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Fragile X syndrome

What is Fragile X syndrome (FXS)?
Fragile X syndrome (also called FXS) is the most common cause of inherited mental retardation.  It is also the most common known cause of autism.  It affects about 1 in 4000 males and 1 in 8000 females [1]. It can cause a range of mental impairment—varying from mild to severe, and can also cause many other typical features and symptoms.  It can affect all racial and ethnic groups.

To learn more about genetics and to better understand how genes cause syndromes, see Your Child: Genetic Syndromes.

What causes Fragile X syndrome?

View a video about what causes FXS, from the Centers for Disease Control and Prevention (CDC).

What are the features of Fragile X Syndrome?
These features may or may not be present in affected people.  They can range greatly in how severe they are.

More about physical features of males and females with FXS, as well as a screening checklist for infants and toddlers, from the Fragile X Information Center at the University of North Carolina.

More about behavior from the Fragile X Information Center.

Who should have the FXS test?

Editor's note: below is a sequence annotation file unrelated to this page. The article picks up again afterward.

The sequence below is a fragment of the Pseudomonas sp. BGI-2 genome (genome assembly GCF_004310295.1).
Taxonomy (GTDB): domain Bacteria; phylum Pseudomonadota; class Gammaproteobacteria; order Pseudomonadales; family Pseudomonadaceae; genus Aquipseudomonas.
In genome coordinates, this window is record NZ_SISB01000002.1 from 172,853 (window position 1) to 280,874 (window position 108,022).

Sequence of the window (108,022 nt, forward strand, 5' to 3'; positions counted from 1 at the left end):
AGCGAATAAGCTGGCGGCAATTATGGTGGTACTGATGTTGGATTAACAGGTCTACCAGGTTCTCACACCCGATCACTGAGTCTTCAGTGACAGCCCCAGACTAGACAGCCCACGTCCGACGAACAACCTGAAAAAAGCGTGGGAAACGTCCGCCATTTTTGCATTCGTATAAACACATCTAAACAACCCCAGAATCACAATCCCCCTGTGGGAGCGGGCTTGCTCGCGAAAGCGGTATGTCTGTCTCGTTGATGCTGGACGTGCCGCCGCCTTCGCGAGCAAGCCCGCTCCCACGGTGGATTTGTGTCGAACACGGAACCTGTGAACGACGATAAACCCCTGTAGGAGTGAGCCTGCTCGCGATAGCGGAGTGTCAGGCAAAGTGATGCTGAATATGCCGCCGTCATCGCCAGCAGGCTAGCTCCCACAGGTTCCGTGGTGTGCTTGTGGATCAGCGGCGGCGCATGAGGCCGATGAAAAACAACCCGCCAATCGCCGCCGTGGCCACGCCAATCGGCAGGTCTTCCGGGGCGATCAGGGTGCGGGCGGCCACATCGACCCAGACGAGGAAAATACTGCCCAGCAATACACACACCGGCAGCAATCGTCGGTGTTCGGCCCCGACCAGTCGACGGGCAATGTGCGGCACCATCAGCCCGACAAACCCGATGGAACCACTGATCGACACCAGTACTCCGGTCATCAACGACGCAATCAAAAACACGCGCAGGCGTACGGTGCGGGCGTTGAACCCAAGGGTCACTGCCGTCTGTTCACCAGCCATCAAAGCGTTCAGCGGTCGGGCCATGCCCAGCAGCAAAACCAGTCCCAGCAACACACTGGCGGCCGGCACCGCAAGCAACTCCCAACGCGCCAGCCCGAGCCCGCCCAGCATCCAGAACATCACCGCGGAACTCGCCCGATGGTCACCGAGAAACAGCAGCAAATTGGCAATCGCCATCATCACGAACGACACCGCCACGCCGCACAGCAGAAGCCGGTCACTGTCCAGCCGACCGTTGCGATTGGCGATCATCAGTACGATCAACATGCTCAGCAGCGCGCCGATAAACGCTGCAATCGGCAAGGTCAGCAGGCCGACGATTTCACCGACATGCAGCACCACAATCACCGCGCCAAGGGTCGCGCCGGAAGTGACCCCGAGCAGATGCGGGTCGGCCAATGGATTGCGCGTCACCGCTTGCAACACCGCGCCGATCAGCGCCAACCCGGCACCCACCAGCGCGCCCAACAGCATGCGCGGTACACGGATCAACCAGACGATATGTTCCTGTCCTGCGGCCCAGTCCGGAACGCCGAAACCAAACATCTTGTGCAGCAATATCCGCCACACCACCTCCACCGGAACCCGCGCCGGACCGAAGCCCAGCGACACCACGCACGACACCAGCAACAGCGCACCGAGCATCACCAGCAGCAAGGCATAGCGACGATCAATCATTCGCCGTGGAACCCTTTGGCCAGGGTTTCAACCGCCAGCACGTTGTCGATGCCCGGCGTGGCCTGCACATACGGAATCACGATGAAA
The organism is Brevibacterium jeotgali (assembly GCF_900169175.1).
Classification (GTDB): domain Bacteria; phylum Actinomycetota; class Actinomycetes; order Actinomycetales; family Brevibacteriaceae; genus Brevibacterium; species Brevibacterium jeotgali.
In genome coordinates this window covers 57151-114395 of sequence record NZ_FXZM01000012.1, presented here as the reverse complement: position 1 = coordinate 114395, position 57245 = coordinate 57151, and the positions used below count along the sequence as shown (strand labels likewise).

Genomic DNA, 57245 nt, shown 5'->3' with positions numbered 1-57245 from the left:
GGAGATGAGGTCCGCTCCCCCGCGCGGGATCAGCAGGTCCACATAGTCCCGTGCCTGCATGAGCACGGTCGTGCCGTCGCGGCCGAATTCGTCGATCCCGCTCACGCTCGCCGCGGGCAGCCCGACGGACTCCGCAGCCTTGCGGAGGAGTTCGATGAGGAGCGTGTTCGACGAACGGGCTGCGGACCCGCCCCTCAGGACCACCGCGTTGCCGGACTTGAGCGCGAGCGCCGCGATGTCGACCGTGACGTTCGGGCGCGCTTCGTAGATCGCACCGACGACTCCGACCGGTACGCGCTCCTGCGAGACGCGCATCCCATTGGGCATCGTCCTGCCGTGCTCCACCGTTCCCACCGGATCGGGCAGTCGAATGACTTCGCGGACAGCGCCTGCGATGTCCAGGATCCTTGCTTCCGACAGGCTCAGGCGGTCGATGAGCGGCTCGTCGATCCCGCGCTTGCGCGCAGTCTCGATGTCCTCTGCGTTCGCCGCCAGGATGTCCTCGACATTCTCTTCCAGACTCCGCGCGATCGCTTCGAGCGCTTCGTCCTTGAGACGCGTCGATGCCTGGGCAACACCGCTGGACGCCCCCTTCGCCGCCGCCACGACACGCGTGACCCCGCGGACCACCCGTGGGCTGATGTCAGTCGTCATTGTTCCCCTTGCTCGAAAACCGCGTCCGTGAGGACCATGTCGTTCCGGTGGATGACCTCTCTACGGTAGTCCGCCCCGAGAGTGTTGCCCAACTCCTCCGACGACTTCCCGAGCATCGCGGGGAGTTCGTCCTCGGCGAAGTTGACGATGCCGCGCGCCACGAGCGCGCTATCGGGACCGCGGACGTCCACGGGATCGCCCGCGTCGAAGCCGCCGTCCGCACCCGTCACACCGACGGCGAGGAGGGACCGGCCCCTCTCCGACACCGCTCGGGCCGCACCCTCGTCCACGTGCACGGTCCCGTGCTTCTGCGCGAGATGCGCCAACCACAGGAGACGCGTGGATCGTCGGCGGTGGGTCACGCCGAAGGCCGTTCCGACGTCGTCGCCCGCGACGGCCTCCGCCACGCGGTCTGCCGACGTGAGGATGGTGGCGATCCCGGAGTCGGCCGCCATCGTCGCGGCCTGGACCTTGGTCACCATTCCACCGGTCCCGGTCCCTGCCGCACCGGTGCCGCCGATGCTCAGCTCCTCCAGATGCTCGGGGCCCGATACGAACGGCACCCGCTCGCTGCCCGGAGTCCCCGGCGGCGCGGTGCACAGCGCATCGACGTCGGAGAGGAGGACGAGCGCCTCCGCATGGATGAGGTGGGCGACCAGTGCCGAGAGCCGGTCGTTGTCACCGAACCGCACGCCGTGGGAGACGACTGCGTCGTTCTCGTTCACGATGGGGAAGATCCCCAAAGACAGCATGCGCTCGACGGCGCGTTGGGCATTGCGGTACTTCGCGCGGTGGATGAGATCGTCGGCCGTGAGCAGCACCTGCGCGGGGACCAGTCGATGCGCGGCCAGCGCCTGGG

Genetic testing is available to diagnose FXS and to test for female carriers. The DNA test provides definite diagnosis and very accurate carrier detection.  Testing is recommended for:

Prenatal testing is possible for fetuses (babies). Pregnant mothers who are known carriers should talk to their doctors about having their fetus tested.

For more information on testing to diagnose FXS and for carrier status, see this practice guideline of the American College of Medical Genetics.

What is the treatment for FXS?
There is no cure for FXS, but there are many treatments to help your child.

What do I need to know about the health of my child with FXS?

What are some more resources for information and support?

[1] Fragile X syndrome.  Genetics Home Reference.  Reviewed May 2007.  Accessed 22 May 2007.  Available from:

[2] Subramony SH, Friedrich CA, Jankowiak J. Fragile X and company: finding the right diagnosis. Neurology. 2005 Jul 26;65(2):E3-4.

Written and compiled by by Kyla Boyse, R.N., Tarin Gitlin, M.D. and Elizabeth Rzepka, M.D.  
Reviewed by faculty and staff at the University of Michigan.
Updated March 2010

U-M Health System Related Sites:
U-M Pediatrics
C.S. Mott Children's Hospital

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